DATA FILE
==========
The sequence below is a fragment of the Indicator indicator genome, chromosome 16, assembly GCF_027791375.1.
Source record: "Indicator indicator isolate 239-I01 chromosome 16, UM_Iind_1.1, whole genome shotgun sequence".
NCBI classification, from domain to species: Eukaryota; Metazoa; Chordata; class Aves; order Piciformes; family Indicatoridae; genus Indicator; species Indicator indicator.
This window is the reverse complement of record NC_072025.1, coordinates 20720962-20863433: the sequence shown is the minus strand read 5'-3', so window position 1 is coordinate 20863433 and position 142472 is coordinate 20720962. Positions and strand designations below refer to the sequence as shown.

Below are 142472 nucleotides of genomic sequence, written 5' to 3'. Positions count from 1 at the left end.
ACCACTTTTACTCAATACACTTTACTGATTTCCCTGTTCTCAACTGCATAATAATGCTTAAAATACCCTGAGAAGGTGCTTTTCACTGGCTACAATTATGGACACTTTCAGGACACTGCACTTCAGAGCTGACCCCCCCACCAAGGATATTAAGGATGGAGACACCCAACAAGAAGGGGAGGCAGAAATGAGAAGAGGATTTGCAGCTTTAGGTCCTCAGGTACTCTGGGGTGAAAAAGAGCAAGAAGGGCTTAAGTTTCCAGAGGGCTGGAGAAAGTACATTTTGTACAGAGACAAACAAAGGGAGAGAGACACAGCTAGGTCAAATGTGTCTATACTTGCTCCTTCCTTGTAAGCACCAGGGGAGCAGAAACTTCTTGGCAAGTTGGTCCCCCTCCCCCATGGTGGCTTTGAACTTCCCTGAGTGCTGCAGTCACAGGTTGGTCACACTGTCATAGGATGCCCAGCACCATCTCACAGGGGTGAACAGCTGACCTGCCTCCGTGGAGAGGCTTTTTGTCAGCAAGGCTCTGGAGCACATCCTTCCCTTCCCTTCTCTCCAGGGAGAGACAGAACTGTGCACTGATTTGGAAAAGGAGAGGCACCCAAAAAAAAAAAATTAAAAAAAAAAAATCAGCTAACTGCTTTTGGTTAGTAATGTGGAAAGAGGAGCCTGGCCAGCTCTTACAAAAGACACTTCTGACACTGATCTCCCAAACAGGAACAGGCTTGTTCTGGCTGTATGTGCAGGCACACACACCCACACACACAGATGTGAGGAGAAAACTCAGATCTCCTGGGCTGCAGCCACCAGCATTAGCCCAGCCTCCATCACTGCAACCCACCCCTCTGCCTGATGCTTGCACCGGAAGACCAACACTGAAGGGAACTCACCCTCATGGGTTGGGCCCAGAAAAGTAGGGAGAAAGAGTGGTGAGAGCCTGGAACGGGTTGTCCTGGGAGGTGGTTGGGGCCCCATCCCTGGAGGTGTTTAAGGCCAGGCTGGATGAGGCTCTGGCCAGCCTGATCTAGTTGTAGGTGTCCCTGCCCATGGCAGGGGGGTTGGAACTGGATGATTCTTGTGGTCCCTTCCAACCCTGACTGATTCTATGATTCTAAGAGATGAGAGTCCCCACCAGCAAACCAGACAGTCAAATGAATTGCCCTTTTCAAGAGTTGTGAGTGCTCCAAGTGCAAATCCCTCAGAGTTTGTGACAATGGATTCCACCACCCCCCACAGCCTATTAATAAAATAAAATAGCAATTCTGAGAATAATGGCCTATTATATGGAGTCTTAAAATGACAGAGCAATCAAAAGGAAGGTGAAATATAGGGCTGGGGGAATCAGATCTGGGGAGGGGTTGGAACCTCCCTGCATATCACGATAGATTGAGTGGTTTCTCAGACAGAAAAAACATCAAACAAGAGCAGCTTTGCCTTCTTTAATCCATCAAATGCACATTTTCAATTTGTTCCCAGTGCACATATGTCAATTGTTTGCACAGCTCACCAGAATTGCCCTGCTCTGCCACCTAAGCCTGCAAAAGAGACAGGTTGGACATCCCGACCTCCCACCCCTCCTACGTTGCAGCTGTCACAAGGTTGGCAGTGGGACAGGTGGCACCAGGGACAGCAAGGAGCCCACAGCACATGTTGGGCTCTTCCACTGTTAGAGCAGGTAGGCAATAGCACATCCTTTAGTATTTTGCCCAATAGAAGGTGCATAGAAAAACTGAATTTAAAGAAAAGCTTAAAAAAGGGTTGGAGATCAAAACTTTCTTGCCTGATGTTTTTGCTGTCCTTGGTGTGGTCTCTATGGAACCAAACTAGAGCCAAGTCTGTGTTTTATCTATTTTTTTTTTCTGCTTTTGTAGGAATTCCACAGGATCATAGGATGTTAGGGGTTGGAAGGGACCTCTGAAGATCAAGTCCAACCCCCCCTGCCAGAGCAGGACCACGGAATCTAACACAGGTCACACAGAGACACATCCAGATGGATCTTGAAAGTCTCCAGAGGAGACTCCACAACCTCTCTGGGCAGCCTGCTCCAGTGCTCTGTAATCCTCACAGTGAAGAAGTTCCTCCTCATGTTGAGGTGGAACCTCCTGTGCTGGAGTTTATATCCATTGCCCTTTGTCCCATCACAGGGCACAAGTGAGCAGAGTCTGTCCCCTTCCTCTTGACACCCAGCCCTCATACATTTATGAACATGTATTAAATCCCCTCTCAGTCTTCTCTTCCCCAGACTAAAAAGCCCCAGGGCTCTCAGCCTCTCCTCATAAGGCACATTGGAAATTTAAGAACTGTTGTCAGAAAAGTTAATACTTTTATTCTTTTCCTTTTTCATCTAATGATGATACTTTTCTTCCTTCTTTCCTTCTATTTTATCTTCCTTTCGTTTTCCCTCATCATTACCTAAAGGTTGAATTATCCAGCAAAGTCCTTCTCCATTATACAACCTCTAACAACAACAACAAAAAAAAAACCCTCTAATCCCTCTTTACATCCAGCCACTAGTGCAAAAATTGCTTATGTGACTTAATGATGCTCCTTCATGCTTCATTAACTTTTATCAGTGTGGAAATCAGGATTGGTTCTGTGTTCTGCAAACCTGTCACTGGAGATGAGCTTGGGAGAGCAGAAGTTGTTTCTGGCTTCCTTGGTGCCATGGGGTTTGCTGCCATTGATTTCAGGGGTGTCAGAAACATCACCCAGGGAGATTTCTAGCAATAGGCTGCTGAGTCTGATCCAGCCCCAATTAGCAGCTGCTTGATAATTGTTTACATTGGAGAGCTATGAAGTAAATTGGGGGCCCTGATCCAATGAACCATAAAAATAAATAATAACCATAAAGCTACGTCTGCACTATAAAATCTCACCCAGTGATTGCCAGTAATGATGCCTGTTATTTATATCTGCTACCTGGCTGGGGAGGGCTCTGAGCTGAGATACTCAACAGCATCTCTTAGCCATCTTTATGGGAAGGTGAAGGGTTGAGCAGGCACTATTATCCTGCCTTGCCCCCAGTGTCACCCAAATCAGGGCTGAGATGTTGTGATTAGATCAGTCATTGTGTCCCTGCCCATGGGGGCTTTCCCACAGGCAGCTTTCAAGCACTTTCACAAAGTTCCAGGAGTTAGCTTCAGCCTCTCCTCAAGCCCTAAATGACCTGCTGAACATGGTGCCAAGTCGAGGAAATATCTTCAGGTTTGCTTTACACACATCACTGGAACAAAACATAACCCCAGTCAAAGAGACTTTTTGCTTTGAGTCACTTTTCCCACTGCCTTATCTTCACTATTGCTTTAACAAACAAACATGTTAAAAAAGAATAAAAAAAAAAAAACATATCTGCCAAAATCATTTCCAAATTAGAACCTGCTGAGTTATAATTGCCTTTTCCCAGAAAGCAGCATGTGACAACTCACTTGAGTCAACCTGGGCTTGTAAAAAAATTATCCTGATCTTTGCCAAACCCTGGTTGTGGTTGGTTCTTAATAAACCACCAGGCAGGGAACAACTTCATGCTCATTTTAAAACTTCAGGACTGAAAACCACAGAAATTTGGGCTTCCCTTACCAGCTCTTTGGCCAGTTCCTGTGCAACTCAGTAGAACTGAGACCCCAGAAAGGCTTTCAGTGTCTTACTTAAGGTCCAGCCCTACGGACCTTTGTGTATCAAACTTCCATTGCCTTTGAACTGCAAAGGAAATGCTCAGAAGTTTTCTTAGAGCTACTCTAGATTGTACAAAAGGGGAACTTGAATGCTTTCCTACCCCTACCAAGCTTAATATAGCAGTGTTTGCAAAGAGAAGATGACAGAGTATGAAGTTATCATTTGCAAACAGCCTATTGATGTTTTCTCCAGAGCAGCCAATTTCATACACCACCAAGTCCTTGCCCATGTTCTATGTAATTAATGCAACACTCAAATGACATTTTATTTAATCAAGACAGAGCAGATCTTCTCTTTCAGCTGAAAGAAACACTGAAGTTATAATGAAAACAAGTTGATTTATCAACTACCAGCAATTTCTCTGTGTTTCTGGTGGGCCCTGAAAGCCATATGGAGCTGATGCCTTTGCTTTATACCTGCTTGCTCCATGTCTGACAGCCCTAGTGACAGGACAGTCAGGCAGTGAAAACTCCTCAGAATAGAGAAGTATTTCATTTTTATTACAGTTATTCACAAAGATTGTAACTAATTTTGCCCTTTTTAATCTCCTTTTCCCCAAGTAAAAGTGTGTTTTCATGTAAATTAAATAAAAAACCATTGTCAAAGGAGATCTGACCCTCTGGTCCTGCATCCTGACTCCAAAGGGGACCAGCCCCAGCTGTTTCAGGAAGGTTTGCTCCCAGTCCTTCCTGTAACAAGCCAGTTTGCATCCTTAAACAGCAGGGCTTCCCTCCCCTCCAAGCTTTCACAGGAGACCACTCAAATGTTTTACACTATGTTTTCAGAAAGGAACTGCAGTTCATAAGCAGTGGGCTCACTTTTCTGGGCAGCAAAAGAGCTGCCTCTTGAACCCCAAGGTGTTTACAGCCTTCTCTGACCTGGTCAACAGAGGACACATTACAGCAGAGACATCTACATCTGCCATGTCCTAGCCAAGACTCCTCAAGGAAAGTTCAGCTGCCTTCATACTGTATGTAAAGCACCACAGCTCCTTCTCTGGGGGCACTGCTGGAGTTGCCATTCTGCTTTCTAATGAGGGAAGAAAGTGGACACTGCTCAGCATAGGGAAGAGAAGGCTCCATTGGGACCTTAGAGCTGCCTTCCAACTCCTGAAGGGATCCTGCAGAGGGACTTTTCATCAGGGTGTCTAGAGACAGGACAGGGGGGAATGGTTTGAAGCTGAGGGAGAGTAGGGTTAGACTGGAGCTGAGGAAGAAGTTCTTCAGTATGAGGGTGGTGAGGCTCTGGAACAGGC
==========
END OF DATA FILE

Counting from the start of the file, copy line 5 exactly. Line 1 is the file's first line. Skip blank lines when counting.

Below are 142472 nucleotides of genomic sequence, written 5' to 3'. Positions count from 1 at the left end.